Who Has Access To Expunged Records?

Are the records still available in some cases? People who have had their criminal records expunged can generally deny having a criminal record in most circumstances unless there is another reason why they cannot do so.

For example, they are applying for a government job and they require a background check. Most private companies and institutions will not have access to the expunged records.


  • Federal law enforcement agencies.
  • People who request their criminal record (i.e., anyone who has been arrested).
  • The reporting agency, which is the agency that reported or filed the charges, to begin with.


How long will they remain unavailable? There is no set time frame for how long records may be inaccessible to the public at large. The expunged records are not destroyed, but simply sealed or otherwise marked in such a way that agencies and individuals must make an extra effort to access them.

In these cases, you can deny having a criminal record even if it has been expunged because you can honestly claim to not know about the record.

Fortunately, most people who currently have a clean criminal record, will not have this happen since they have no record. However, private employers and agencies can still ask you if you have a criminal record. They cannot be held liable if you lie.

They will not generally have access to your actual records unless it is part of an investigation or for some other legitimate purpose (pre-employment background check).

The Benefits Of An Expungement

What are the benefits of expunging your record? Even though there are some limitations to what will show up on criminal records after they have been expunged, there are still many other reasons why people try to remove their criminal history from public view.

They include:

  • The ability to deny having a criminal record if anyone asks.
  • Being able to deny having a criminal record when applying for government jobs that require background checks, which these days are almost all of them.
  • Lower insurance rates and higher premium discounts.
  • Getting into the military or obtaining an occupational license in certain fields (teaching, law enforcement, etc.).
  • Being able to legally purchase a firearm.
  • The ability to obtain a state license for certain professions (e.g., cosmetologists, real estate agents).
  • The right to run for public office or hold political office in some states.

Potential Risks Of An Expungement

What are the potential risks of expunging your record? There are no guarantees that your criminal record will be expunged. It may take longer than you would expect. Even if the law in your state allows for an automatic expungement after a certain amount of time has passed.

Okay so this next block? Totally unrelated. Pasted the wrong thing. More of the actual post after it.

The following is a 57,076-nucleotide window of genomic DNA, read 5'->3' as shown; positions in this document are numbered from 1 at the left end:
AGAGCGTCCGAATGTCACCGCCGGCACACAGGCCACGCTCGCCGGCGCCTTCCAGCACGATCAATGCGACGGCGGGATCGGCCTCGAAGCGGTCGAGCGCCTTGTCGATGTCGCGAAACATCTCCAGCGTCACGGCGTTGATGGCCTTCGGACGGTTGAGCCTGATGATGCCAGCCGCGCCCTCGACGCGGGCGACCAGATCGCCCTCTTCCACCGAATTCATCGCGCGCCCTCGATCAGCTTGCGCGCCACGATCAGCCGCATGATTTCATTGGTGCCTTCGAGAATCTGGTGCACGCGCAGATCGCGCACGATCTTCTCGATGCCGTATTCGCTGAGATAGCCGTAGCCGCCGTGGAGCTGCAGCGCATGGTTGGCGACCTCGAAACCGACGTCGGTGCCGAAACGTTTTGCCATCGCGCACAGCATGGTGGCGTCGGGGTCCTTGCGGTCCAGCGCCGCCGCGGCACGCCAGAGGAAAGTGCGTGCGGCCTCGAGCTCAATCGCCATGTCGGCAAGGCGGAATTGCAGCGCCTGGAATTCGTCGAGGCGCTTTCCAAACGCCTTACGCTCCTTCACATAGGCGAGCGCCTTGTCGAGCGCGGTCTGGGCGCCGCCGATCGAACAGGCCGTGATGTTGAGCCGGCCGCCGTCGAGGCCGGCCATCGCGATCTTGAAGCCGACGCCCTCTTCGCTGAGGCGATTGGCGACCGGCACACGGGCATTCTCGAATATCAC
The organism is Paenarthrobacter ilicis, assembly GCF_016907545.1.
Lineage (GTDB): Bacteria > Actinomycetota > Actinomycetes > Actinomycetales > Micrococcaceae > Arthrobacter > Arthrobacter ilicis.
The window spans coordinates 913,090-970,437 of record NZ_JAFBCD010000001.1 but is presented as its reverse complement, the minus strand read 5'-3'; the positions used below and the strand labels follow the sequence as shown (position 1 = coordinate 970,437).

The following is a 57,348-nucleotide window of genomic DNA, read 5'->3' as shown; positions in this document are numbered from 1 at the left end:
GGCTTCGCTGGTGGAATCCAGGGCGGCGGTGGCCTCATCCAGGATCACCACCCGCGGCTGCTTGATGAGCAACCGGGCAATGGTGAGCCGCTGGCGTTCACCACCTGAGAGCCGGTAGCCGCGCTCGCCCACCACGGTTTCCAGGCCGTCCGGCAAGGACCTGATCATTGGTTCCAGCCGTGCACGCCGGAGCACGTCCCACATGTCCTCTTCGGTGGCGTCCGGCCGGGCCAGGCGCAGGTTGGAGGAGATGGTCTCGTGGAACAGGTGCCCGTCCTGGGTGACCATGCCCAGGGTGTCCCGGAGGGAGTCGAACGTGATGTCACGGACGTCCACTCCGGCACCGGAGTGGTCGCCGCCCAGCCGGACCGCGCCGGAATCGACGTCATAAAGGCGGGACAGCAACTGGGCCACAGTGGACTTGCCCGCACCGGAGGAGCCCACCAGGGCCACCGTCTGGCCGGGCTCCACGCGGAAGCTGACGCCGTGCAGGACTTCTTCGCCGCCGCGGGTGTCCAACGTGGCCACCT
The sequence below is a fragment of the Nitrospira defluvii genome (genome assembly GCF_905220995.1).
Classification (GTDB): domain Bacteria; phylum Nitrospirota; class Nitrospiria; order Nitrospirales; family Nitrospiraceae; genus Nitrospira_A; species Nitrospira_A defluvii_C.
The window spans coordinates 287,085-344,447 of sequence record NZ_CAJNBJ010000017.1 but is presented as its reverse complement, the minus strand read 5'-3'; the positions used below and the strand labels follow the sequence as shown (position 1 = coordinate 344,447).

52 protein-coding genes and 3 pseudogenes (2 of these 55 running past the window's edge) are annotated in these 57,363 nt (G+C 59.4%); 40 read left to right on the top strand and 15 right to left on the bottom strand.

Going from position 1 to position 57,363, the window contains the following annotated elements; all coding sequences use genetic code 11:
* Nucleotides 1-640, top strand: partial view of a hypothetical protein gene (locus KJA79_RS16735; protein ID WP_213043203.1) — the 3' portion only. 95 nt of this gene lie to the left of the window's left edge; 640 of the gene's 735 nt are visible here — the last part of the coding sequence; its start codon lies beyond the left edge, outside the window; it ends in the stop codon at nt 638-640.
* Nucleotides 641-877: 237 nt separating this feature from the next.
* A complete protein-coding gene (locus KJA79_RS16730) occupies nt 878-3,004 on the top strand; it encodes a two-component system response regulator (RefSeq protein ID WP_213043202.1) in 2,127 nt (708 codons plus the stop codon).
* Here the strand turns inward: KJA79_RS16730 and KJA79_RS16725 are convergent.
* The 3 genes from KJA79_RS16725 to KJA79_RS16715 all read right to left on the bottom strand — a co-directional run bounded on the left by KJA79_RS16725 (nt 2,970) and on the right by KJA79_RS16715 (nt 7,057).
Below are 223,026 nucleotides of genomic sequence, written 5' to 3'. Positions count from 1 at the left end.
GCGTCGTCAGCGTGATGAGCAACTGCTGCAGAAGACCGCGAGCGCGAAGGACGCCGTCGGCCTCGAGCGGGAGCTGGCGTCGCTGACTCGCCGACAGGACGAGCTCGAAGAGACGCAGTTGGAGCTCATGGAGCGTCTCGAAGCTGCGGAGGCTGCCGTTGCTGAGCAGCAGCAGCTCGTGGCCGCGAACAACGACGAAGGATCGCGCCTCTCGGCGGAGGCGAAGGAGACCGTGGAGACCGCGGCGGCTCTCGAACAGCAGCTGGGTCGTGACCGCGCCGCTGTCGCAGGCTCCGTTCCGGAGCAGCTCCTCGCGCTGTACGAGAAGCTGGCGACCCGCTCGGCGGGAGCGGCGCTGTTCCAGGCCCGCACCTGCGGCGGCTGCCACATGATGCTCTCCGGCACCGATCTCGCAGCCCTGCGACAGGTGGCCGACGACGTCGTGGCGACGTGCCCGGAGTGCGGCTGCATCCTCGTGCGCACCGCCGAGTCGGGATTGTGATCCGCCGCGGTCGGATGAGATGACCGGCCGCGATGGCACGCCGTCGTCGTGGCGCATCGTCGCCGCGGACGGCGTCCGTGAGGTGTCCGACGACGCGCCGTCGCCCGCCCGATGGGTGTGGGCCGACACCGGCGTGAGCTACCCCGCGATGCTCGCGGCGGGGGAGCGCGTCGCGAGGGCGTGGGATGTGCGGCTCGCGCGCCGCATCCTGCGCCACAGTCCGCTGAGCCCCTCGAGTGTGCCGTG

• If you have multiple offenses or any type of violent charge, the expungement process will likely be more difficult.
  • Some people also find that they are denied an expungement even if their record meets all of the requirements in their state. This is especially common with older offenses, especially felonies.
  • The other potential risk you run when trying to have your criminal records expunged is having them show up on a private criminal background check.


When a record is expunged, it is removed from the public database where anyone can view it. However, some other databases might still have your record in them. They may be accessible to other parties – even if you have had your records expunged!

This can happen as a result of several different circumstances, including:

  • The court or police department lost the records.
  • They were never properly filed in the first place.
  • Someone submitted a FOIA request to have them released.


s a result, they can automatically release these records to anyone who makes a request. (Legally, they are only supposed to release them to other government agencies). Unfortunately, there is no way of knowing if this has happened with your record.

In Conclusion

The expungement procedure may appear simple on the surface, but in practice, it is often difficult. If you have a criminal record that you would want to have erased from public view, contact the police department where the arrest occurred or an attorney with expertise handling these cases. This way, you can ensure that your request for expunging is submitted correctly.

Written By

Matt has over 10 years of legal writing experience. He's worked and written for legal websites for serval websites including Truskett Law, Bruner Law, Jeffrey & Erwin, Gary Crews, PLLC., Deposition Academy, and Wagner & Lynch.


Legal Blaze is your source for legal related information that is free and clear. Our content is independently curated with an unbiased approach. Our team consists of legal website writers, lawyers, and legal marketing experts. We explain the process in an informational format. Our content is reviewed for factual accuracy.